It had been a year since everything happened that Thanksgiving week. Now the holiday was upon Sterling, Cooper, & Partners once more. 1969 had been a bizarre year for Peggy Olson, taking a route that the secretary turned copywriter turned copy chief had never really expected. With her taking over creative while Don was "on leave" and after Ted fled to the west coast, Joan insisted that she move into Don's office. The reason being that business couldn't be conducted in the tiny office with obscuring post in the middle. She reluctantly agreed, knowing that Ted's office was just across the way, sitting empty for when he had to return for business meetings.

She didn't want to stay in her office. Too much time had been spent in there either with him or thinking about him.

It almost felt as though she owed Don an apology. And she would have given him one if his motives had been her wellbeing. They both knew that his actions were out of spite for Ted.

She didn't speak to Don that much, an occasional call with a question about an account he had worked on or how to deal with one of clients. The calls were always full of tense silences, neither sure what to say, if they should comment on the situation they found themselves in. One of the earlier calls he waited until she was about to hang up before muttering:

"I'm sorry about Ted…"

"So am I." Was her icy reply.

"He should've handled things better with you."

"Some men just don't know how to deal with a mistress."

The topic wasn't brought up again after that. Even after her hurt began to ebb away. She still had to answer to Ted about business. That was all that they ever discussed, work. Phone calls were kept to a minimum if she could relay a message through someone else or send a bi-costal memo. Hearing his voice was still painful. The first time she answered the phone she hung up on him, her mind returning to that night spent in her bed. His broken promises, how he professed his love while pulling her clothes off. It was too much and before he could manage an "I'm sorry" she had hung up the phone. The year had passed with as much radio silence as possible.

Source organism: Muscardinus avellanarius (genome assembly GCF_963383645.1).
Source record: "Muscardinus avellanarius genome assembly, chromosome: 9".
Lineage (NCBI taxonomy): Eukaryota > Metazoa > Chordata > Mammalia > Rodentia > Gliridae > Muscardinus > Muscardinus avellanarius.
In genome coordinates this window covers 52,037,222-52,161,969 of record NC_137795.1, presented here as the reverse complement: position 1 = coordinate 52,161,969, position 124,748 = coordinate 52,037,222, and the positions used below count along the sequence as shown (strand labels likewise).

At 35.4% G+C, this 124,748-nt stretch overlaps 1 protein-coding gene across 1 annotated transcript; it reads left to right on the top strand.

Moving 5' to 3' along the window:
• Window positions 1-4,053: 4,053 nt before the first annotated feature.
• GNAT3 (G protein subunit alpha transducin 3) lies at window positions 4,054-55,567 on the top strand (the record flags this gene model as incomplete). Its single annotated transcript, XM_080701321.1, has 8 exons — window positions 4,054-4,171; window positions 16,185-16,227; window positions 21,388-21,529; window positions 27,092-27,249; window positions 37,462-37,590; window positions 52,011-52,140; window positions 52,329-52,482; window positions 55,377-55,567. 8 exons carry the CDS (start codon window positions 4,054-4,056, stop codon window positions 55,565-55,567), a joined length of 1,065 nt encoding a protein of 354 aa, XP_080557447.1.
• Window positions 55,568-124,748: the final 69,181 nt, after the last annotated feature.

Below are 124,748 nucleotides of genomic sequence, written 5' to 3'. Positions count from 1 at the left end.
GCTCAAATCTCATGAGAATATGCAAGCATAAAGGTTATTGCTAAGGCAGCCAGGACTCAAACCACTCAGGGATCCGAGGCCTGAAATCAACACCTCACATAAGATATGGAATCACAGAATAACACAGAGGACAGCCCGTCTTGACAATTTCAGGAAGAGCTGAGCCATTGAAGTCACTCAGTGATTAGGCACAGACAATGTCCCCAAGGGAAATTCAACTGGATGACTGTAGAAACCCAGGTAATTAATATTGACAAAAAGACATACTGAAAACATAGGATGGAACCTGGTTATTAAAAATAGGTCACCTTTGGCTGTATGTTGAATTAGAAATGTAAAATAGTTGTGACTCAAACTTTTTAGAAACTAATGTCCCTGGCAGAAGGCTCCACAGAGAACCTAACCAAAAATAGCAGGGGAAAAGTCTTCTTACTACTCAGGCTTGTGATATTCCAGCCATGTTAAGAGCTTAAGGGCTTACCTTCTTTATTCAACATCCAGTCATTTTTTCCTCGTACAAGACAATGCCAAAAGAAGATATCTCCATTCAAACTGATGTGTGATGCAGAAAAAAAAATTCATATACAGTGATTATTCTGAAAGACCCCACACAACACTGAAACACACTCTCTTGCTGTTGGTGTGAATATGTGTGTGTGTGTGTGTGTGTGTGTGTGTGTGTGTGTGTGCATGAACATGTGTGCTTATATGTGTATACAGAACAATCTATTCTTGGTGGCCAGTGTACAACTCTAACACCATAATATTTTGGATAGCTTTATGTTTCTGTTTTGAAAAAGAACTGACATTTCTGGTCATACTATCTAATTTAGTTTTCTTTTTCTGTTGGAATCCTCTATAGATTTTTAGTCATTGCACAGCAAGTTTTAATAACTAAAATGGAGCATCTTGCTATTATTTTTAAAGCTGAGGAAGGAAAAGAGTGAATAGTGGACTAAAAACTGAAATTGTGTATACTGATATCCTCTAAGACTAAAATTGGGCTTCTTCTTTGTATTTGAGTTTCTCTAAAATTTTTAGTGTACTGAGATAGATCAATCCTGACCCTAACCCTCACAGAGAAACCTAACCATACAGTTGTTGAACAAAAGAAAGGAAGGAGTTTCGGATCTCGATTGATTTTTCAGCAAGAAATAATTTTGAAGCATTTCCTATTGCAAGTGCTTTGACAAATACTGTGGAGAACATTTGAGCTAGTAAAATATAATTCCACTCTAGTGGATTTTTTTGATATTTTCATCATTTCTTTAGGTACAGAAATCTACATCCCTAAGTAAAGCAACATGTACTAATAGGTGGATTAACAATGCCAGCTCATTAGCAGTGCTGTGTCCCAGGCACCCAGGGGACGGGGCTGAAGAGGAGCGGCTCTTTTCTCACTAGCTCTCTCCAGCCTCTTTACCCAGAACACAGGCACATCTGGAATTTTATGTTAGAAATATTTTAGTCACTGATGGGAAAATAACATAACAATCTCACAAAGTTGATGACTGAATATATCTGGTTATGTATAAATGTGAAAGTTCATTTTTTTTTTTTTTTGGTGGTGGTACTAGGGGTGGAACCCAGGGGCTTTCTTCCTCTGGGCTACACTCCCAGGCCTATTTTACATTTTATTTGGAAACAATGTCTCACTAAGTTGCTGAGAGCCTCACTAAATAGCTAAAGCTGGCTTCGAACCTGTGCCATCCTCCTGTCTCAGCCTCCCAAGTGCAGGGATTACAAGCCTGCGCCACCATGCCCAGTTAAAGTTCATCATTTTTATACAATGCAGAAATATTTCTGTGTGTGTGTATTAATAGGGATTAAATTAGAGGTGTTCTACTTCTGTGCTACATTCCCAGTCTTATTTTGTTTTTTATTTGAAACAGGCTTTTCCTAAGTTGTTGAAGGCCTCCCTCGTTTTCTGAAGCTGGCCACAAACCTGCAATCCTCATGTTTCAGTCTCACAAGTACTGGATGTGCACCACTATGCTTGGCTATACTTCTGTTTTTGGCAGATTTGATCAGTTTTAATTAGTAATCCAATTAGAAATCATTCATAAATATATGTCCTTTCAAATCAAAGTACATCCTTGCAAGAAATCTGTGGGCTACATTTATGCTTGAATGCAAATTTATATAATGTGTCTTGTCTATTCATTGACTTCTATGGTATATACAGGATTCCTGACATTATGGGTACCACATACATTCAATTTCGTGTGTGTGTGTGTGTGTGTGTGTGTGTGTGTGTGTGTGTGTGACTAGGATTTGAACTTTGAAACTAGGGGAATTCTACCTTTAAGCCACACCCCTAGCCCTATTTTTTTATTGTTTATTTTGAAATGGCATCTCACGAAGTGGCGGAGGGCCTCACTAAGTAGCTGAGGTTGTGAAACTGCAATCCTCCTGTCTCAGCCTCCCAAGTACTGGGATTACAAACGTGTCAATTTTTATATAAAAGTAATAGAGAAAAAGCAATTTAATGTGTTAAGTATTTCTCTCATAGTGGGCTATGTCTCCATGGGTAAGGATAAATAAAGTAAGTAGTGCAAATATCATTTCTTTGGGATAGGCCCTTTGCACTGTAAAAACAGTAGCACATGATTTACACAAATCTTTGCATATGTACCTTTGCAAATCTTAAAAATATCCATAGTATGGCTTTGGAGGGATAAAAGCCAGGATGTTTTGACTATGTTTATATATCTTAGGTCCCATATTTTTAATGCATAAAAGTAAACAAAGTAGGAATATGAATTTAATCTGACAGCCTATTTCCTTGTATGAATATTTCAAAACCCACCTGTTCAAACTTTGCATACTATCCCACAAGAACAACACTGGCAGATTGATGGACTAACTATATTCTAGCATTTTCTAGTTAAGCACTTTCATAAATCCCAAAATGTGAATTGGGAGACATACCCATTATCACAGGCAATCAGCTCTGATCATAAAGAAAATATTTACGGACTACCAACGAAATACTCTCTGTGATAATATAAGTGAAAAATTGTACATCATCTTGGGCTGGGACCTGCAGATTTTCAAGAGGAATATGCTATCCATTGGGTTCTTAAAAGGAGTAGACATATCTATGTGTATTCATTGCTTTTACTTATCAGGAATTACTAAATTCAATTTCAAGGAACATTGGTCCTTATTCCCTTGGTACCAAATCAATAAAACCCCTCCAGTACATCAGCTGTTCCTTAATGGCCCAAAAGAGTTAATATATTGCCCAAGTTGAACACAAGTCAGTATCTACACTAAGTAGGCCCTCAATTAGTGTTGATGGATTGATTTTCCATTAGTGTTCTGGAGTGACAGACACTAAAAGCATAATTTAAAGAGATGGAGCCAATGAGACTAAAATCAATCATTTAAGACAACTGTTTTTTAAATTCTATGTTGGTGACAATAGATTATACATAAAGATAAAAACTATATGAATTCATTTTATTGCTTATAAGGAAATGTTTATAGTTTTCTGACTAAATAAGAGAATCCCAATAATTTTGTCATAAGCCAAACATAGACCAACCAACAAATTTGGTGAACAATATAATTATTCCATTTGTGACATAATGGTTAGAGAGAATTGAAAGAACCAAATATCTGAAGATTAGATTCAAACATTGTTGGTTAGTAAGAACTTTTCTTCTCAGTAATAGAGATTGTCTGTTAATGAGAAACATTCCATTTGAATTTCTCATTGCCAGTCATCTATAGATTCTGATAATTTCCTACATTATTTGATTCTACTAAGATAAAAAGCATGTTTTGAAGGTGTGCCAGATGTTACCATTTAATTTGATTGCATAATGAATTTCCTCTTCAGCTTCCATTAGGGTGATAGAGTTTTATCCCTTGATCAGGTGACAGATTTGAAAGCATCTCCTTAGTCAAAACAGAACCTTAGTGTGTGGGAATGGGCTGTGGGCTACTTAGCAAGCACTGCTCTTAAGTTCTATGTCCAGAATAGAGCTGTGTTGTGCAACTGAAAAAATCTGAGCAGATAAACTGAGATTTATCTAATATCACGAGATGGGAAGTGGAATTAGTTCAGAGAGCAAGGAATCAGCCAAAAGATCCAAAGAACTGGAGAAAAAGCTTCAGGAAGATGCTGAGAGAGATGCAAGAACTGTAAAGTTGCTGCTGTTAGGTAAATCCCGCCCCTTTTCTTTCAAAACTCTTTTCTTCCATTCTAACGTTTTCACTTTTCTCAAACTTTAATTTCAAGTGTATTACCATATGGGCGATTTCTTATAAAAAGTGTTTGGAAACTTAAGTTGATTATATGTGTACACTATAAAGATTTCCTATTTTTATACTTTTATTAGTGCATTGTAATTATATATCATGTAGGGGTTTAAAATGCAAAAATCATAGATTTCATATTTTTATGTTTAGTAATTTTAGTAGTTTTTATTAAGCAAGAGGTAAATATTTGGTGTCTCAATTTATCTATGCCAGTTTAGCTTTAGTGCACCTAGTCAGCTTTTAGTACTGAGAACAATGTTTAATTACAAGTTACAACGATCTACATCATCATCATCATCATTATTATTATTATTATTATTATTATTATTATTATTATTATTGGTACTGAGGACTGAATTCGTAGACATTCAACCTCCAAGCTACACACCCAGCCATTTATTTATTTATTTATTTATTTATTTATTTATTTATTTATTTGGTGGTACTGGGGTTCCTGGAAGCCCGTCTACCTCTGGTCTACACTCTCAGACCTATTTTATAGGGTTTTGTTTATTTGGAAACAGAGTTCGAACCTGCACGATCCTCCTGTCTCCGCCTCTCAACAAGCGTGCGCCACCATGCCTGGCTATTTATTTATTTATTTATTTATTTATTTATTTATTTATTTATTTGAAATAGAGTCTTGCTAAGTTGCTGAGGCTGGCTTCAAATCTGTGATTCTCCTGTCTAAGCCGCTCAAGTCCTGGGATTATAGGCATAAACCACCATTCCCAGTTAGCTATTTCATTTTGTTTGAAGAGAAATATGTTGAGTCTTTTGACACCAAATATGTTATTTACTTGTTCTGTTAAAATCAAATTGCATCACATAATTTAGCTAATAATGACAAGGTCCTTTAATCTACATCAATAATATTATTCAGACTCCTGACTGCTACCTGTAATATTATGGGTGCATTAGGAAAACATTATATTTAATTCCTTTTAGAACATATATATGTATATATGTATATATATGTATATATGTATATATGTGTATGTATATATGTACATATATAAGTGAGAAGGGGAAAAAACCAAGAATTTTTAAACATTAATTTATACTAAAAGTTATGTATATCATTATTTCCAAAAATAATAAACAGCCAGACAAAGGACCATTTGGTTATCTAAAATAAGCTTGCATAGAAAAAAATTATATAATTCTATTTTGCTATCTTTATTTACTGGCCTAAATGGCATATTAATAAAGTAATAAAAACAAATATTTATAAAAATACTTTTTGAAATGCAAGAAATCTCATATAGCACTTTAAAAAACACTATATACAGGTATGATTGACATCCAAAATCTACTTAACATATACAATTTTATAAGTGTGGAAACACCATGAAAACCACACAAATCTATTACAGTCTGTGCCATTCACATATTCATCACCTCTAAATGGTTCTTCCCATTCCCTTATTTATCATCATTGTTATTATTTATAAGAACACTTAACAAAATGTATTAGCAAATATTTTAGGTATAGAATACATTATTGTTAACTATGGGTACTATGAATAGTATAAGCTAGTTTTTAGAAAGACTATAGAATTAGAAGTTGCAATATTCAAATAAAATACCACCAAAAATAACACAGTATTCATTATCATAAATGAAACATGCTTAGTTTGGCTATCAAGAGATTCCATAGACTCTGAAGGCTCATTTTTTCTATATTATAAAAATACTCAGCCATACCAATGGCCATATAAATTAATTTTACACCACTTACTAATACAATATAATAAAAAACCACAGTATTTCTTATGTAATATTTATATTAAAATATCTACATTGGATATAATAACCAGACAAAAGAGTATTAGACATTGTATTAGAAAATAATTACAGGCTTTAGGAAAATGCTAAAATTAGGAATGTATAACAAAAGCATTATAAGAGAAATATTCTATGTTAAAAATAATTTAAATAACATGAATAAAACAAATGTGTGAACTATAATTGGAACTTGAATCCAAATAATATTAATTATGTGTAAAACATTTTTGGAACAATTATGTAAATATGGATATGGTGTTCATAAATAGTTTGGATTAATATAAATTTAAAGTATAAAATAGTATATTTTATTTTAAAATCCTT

But soon the rumors came through. Moira had mentioned something to one of the other secretaries, which Joan eventually heard then casually relayed to Peggy.

"Did you hear about what happened in California?" Joan asked as she settled into her seat in Peggy's office, watching her friend make them after-hours drinks.

"Did the sun stop shining?" Peggy chuckled, taking a sip of her gin and tonic while passing the glass to Joan.

"Only for one. Apparently Nan left Ted. Took the kids with her."

"Well… that's too bad." Peggy managed. She was certain how she felt. Their divorce wasn't on her, that much she was sure of.

"She met a hippie and ran off to San Francisco with him to live in Haight Ashbury! Can you believe that?"

"Those poor boys." Was all Peggy could think to say.

"Poor Ted."


"What happened between the two of you."

"He said he wanted me, then decided that he wanted me too much and couldn't do that to his family."

"I'm sorry."

"It's better that nothing came of it. I've just decided to swear off dating all together."

"Good, just use men for sex." Joan laughed.

"That will be the new plan. My record certainly suggests that it should be. I've driven one man 3,000 miles away from me, stabbed one, oh and there was Duck who showed up here drunk one night and tried to defecate in Roger's office then called me a whore."

"You and Duck seem to have gotten over that at least."

"We have." Peggy tried to hide her smirk by taking a drink.

"What was that?"

"What was what?"

"Are you sleeping with him again?"

"What? No… why would you…"

"You are!"

"Only twice since he's been here. A bit of stress release."

"Sure." Joan smiled knowingly, catching a glance at her watch. "I should head home."

"Big plans for tomorrow night?" Peggy asked, taking their empty glasses and walking down the hall with Joan.

It still felt weird to let someone else wash the glasses from her bar cart. Unless she was slammed Peggy would take care of them herself.

"My mother, Roger and Kevin. A tradition Thanksgiving."

"Sounds nice."

"What about you?"

"Working, avoiding my family at all costs."

"Sounds about right. Maybe Duck will keep you company."

"I hope not." Peggy laughed. "Have a good Thanksgiving."

"You too."

And then the office was quiet, Peggy was alone again…

"Naturally." She laughed to herself walking back to her office.

"Hi." A voice greeted her after she closed the door behind her. With a startled scream she dropped the glass in her hand, which dropped to the floor and shattered.


"Hi, Peggy."